Andi Jackson tallied six kills while Maggie Mendelson had six kills and four blocks in her fifth start of the season. Cook said he thought about playing her instead of Bekka Allick because Mendelson had been training well and he wanted to give her an opportunity to play.
Bergen Reilly had a solid showing as she recorded three of Nebraska’s seven aces. The freshman setter also tallied 33 assists, nine digs and three kills. Laney Choboy led the defense with 10 digs.
After the match, the LIU players were upbeat and excited about their effort despite their season ending.
“For me, it was huge. I’ve been trying (to reach the NCAA tournament) for three years,” LIU libero Alasha Colon said. “Third time’s a charm. It was extremely amazing to play in front of (almost) 9,000 people. It was an unbelievable experience.”
Cook said the Huskers need to improve their play against a more formidable Missouri team on Saturday, but he was glad they took care of business in the first round and kept moving forward.
“We were not disciplined, so they make you pay,” Cook said. “You got to give (LIU) credit. They kept battling. They could have packed it in, but this is their final four right here. This is a national championship match for them.”
Don’t let it be said that Matt Rhule doesn’t know a good thing when he sees it.
The Husker head football coach announced Friday that Tony White, his defensive coordinator, has signed a restructured contract increasing his annual salary to $1.6 million per year for each of the two remaining seasons on his contract.
White, whose previous salary was $1 million annually, became a hot commodity this past season while turning around a Husker defense with his aggressive 3-3-5 scheme that he brought from Syracuse. Officially Nebraska’s associate head coach/defensive coordinator, White has been prominently mentioned in media reports with the head coaching opening at San Diego State, since filled, and various defensive coordinator openings.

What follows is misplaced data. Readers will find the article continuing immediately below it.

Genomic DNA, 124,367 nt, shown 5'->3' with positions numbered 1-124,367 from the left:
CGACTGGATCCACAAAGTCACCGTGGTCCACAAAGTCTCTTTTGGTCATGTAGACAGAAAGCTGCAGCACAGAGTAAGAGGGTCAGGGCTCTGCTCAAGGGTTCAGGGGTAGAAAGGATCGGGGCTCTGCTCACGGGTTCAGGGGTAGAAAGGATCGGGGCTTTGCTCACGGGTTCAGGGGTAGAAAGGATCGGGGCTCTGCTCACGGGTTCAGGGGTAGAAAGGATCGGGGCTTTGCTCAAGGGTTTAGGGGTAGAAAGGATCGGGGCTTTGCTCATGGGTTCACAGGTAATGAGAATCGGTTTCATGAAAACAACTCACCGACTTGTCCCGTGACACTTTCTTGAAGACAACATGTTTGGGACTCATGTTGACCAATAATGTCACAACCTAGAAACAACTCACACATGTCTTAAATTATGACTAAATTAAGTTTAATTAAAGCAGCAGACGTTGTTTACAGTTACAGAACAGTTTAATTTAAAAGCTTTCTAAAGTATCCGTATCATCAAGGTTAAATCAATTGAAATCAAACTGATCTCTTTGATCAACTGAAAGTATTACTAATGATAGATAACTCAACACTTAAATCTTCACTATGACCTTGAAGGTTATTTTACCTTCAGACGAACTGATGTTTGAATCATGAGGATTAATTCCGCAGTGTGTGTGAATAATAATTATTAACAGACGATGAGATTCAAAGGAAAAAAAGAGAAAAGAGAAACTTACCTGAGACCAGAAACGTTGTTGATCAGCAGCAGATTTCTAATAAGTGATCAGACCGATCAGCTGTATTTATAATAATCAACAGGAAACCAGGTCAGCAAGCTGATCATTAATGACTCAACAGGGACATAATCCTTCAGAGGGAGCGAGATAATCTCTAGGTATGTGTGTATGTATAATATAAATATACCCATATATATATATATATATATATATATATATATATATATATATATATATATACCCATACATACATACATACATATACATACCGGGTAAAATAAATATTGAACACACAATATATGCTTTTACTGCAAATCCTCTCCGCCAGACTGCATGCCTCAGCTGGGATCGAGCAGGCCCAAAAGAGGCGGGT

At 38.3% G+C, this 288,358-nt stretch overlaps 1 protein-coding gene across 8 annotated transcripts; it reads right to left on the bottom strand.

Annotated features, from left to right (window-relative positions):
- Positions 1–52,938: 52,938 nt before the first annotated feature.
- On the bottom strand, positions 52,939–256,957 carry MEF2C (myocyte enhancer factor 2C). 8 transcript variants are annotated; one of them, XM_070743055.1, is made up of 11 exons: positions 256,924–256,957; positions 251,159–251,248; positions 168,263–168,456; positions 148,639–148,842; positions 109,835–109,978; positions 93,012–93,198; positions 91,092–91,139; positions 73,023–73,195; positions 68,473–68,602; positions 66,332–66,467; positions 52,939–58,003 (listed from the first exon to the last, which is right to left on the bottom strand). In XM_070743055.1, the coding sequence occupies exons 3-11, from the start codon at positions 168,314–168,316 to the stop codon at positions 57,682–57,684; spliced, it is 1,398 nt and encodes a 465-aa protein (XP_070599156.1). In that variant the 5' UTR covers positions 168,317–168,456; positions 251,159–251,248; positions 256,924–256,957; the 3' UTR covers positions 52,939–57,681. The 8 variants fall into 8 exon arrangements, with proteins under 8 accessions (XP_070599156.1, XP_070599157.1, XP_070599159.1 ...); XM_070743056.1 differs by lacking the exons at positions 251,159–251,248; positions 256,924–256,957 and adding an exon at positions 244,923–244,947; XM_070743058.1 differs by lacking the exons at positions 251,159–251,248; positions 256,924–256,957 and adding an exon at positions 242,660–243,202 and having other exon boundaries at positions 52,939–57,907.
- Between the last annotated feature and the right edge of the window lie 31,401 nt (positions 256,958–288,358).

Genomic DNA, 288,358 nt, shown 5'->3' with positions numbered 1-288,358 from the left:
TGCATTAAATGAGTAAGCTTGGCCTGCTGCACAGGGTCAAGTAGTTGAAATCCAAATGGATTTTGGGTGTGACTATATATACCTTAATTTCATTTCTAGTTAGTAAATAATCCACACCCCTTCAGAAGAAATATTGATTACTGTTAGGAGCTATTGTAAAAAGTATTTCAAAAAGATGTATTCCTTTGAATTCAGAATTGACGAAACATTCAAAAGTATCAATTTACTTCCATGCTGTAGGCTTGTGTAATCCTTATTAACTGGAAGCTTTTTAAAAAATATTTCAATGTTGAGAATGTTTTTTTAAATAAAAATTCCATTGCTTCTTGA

White has all the attributes you look for in a coordinator or assistant coach, Rhule said in a release.
“He builds great relationships with his players and fellow coaches and is an elite teacher and communicator,” Rhule said. “We made great strides on defense this past season, and I look forward to continuing to work with Tony as we move forward and build this program.”
The 2023 Nebraska defense was the nation’s third-most improved unit against the run and ranked as the fourth-most improved in total defense.
Among the statistics White’s Blackshirts produced in 2023:
>> The 303.5 yards allowed per game is the best total defense average since 2009. >> Ranking 14th nationally in total defense marked the first top-25 defensive ranking since 2010.
>> Ranking eighth nationally in rushing defense – 92.9 yards per game – was the lowest since 1999.
>> Ranking 17th nationally in scoring defense at 18.3 points per game was the best since 2010. Additionally, eight Nebraska defensive players earned All-Big Ten recognition of some sort.
In a release, White said he is proud of what his players accomplished and that he is excited to build on that success moving forward.
“It is a privilege to have the opportunity to coach at Nebraska, and to work for a great leader in Coach Rhule,” he said. “I feel honored to work alongside our defensive staff every day.”
Nebraska has preached all year about taking it one match at a time. Don’t look back. Don’t look forward. Focus on the task at hand.
So even when that task is Long Island University, which is 13-18 with an RPI of 280 and appears overmatched in every aspect on paper, the top-seeded Huskers are sticking to the plan.